By Clive Howard, Principal Practitioner Analyst, Creative Intellect Consulting To developers the term legacy is often a dirty word meaning old software that is a pain to work with. Ironically, of course, it is the software that developers spend most of their time working with and developers made it what it is. The question all developers should ask is why legacy software is generally considered to be bad and what can be done to avoid this situation in future? After all an application released today will be legacy tomorrow. Development teams do not set out to create bad software that will become difficult to maintain, support and extend. When allowed by their tyrannical masters architects and developers put a lot of work in upfront to try and avoid the typical problems of bloat, technical debt and bugs that they fear happening later. For some reason over the years these problems seem to have become inevitabilities. The type of issues that make developers fear working with legacy include: technologies that are no longer fit for purposes; bloated codebases that are impossible to understand; different patterns used to achieve the same outcome; lack of documentation; inexplicable hacks and workarounds; and a lack of consistency plus many, many more. Most of these have their roots in a combination of design and coding.
Design theory does not always reflect reality
Architects aim to design clean, performant, scalable and extensible applications. Modern applications are complex involving multiple “layers” often distributed from a hardware perspective and including third party and/or existing legacy applications. Different components will frequently be the responsibility of different development teams working in different programming languages and tools. For some time now the principle of separation has been applied to try and avoid the tightly coupled client/server applications of the past that were known to cause many legacy issues. This has gone under many guises, “separation of concerns”, n-tier, Service Orientated Architecture (SOA) and so on. They are all variants of the same concept that the more separated out the components of an application are the more flexible, scalable, extensible and testable that application will be. For developers having an application made of smaller parts makes it more manageable from a code perspective. One of the classic scenarios is the interchangeable database idea. An application might start life using one database, but later on it needs to change to another. The concept of ODBC meant that it was easy to simply change a connection string in code and providing the new database had the same structure as the previous everything would continue without a hitch. The problem has been that what looks good theoretically doesn’t hold up in reality. In the example of changing the database the reality often meant that there were a number of stored procedures, triggers or functions included in the database. Changing from one database to another meant porting these and that in itself can be a significant task. The time and therefore cost of such an activity resulted in the old database continuing. Hence today we find so many applications running unsuitable databases such as Access or Filemaker. A developer then has the frustration of having to work with inherently limiting and non-performant code.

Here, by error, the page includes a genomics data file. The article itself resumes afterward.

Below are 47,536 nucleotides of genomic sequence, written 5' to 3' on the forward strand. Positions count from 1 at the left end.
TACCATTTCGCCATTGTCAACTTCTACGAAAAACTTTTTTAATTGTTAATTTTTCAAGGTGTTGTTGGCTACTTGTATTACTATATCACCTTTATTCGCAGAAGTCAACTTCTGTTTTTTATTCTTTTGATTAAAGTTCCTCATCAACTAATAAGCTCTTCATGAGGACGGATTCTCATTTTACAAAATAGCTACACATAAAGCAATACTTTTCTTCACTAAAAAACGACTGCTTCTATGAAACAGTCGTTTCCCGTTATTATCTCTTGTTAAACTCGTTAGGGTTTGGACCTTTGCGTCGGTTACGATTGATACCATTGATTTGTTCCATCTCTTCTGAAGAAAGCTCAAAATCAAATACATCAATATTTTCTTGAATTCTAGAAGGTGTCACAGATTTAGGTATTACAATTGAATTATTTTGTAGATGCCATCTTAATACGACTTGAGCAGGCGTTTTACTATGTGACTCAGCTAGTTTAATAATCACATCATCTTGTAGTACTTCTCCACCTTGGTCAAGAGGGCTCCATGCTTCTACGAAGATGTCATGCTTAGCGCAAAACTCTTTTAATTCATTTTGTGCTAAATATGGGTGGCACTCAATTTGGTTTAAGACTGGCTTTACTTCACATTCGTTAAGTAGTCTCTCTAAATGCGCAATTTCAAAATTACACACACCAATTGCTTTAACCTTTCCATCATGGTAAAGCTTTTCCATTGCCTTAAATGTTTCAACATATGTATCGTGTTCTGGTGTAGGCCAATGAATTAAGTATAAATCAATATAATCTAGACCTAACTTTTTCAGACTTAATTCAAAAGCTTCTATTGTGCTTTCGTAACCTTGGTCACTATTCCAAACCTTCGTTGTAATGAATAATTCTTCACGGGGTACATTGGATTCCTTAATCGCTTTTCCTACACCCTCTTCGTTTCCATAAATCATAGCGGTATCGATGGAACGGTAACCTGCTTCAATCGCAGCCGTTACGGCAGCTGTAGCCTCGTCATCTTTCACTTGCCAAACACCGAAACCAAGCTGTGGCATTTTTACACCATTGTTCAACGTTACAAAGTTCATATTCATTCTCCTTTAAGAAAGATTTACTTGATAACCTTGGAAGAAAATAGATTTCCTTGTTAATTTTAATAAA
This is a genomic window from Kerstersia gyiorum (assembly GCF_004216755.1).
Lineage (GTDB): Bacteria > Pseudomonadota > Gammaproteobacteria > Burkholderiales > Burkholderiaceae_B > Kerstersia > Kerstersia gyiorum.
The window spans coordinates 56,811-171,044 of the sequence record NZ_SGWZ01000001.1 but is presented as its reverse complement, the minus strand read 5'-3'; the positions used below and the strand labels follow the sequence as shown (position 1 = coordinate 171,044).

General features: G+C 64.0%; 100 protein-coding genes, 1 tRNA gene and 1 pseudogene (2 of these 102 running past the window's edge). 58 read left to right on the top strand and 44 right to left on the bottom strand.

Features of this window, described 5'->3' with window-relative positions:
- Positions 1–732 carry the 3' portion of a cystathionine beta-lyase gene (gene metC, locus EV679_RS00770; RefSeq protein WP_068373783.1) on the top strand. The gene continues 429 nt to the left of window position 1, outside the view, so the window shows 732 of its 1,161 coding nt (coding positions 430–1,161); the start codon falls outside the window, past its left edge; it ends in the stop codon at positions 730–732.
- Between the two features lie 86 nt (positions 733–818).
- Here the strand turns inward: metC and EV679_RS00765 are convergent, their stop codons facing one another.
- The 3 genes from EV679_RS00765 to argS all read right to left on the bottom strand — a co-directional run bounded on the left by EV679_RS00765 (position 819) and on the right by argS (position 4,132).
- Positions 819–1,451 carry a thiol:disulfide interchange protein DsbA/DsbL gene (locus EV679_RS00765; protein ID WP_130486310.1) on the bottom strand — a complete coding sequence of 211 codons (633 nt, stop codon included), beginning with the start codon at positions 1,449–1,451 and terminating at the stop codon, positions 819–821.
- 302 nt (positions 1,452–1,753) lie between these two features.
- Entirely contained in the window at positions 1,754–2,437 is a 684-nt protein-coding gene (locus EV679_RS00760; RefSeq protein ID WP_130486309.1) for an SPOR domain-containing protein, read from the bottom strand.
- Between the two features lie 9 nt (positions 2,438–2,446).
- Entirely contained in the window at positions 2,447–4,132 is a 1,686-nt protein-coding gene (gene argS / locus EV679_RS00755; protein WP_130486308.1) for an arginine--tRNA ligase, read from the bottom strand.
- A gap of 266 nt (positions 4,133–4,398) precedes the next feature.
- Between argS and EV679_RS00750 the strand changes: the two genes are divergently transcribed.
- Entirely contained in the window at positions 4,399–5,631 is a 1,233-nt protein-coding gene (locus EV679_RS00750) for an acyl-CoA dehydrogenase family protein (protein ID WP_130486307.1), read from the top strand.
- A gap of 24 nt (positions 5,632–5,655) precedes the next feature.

No immunity from separatist design strategies
If we move forward to many of today’s architecture patterns such as SOA we still see similar problems. The concept of SOA is that components of an application become loosely coupled and so different parts of the application are less wedded to one another. Unfortunately within the separate services and consumers the same problems as outlined above can apply. Worse than that is many service providers do not version their services. Google Maps will often bring out a new version of their service and clients calling the previous version will continue to function. However many others (social networks take note) do not follow this practice and frequently push out breaking changes to their service. This introduces a whole new problem into legacy applications whereby developers have to regularly go back into code and update it to work with the changes to the service.